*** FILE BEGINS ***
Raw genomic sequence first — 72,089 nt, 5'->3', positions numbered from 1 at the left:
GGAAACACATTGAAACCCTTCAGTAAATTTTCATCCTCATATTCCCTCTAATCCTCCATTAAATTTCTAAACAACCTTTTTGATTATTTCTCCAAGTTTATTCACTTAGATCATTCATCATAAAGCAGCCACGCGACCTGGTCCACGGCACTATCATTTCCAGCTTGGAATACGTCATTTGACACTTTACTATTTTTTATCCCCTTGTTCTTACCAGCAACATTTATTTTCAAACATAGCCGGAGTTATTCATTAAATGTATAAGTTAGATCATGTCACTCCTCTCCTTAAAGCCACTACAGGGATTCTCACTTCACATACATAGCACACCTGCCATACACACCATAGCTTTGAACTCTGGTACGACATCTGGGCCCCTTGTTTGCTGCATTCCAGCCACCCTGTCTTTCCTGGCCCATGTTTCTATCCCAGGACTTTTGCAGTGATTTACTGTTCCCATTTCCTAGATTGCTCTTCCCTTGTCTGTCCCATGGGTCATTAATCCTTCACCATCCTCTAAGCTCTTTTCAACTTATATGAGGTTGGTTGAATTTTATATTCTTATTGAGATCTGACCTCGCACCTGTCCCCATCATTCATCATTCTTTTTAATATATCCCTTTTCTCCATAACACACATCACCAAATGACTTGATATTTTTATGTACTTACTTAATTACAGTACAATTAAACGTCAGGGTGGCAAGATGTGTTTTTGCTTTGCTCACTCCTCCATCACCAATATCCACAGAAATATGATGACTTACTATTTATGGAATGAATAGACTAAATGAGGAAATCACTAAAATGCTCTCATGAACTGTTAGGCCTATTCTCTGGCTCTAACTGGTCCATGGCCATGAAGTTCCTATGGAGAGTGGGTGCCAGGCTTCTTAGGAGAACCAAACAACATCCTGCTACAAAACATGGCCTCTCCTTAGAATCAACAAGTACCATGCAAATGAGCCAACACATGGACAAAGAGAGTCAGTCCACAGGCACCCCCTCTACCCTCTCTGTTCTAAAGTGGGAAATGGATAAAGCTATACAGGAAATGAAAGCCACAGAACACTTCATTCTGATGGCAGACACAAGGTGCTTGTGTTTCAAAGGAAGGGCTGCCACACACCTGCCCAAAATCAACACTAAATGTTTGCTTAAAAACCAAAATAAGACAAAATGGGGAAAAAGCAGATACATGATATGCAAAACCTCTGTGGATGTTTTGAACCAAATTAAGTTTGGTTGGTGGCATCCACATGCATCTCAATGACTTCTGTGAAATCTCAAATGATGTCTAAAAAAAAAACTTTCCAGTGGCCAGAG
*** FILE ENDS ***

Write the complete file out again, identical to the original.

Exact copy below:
Raw genomic sequence first — 72,089 nt, 5'->3', positions numbered from 1 at the left:
GGAAACACATTGAAACCCTTCAGTAAATTTTCATCCTCATATTCCCTCTAATCCTCCATTAAATTTCTAAACAACCTTTTTGATTATTTCTCCAAGTTTATTCACTTAGATCATTCATCATAAAGCAGCCACGCGACCTGGTCCACGGCACTATCATTTCCAGCTTGGAATACGTCATTTGACACTTTACTATTTTTTATCCCCTTGTTCTTACCAGCAACATTTATTTTCAAACATAGCCGGAGTTATTCATTAAATGTATAAGTTAGATCATGTCACTCCTCTCCTTAAAGCCACTACAGGGATTCTCACTTCACATACATAGCACACCTGCCATACACACCATAGCTTTGAACTCTGGTACGACATCTGGGCCCCTTGTTTGCTGCATTCCAGCCACCCTGTCTTTCCTGGCCCATGTTTCTATCCCAGGACTTTTGCAGTGATTTACTGTTCCCATTTCCTAGATTGCTCTTCCCTTGTCTGTCCCATGGGTCATTAATCCTTCACCATCCTCTAAGCTCTTTTCAACTTATATGAGGTTGGTTGAATTTTATATTCTTATTGAGATCTGACCTCGCACCTGTCCCCATCATTCATCATTCTTTTTAATATATCCCTTTTCTCCATAACACACATCACCAAATGACTTGATATTTTTATGTACTTACTTAATTACAGTACAATTAAACGTCAGGGTGGCAAGATGTGTTTTTGCTTTGCTCACTCCTCCATCACCAATATCCACAGAAATATGATGACTTACTATTTATGGAATGAATAGACTAAATGAGGAAATCACTAAAATGCTCTCATGAACTGTTAGGCCTATTCTCTGGCTCTAACTGGTCCATGGCCATGAAGTTCCTATGGAGAGTGGGTGCCAGGCTTCTTAGGAGAACCAAACAACATCCTGCTACAAAACATGGCCTCTCCTTAGAATCAACAAGTACCATGCAAATGAGCCAACACATGGACAAAGAGAGTCAGTCCACAGGCACCCCCTCTACCCTCTCTGTTCTAAAGTGGGAAATGGATAAAGCTATACAGGAAATGAAAGCCACAGAACACTTCATTCTGATGGCAGACACAAGGTGCTTGTGTTTCAAAGGAAGGGCTGCCACACACCTGCCCAAAATCAACACTAAATGTTTGCTTAAAAACCAAAATAAGACAAAATGGGGAAAAAGCAGATACATGATATGCAAAACCTCTGTGGATGTTTTGAACCAAATTAAGTTTGGTTGGTGGCATCCACATGCATCTCAATGACTTCTGTGAAATCTCAAATGATGTCTAAAAAAAAAACTTTCCAGTGGCCAGAG